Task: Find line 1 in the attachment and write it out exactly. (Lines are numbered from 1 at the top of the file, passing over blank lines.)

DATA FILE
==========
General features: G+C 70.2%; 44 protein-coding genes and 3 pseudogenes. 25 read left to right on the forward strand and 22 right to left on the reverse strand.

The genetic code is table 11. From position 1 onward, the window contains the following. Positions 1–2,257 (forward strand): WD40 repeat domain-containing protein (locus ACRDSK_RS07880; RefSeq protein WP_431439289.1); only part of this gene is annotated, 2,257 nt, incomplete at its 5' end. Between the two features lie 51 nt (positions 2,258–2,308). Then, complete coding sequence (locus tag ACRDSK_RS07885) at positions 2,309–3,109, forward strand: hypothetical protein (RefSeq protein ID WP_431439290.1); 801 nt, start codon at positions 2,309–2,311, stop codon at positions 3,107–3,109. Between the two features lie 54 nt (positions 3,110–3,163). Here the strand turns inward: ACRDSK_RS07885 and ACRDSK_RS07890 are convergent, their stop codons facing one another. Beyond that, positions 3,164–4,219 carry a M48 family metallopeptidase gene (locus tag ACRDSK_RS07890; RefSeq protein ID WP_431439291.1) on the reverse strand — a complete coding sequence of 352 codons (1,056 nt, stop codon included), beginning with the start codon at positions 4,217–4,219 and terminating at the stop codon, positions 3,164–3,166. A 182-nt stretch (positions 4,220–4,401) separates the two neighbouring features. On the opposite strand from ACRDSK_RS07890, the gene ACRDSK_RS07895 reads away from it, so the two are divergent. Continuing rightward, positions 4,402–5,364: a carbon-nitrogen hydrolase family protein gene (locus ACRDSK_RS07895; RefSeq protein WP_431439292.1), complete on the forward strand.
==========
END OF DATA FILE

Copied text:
General features: G+C 70.2%; 44 protein-coding genes and 3 pseudogenes. 25 read left to right on the forward strand and 22 right to left on the reverse strand.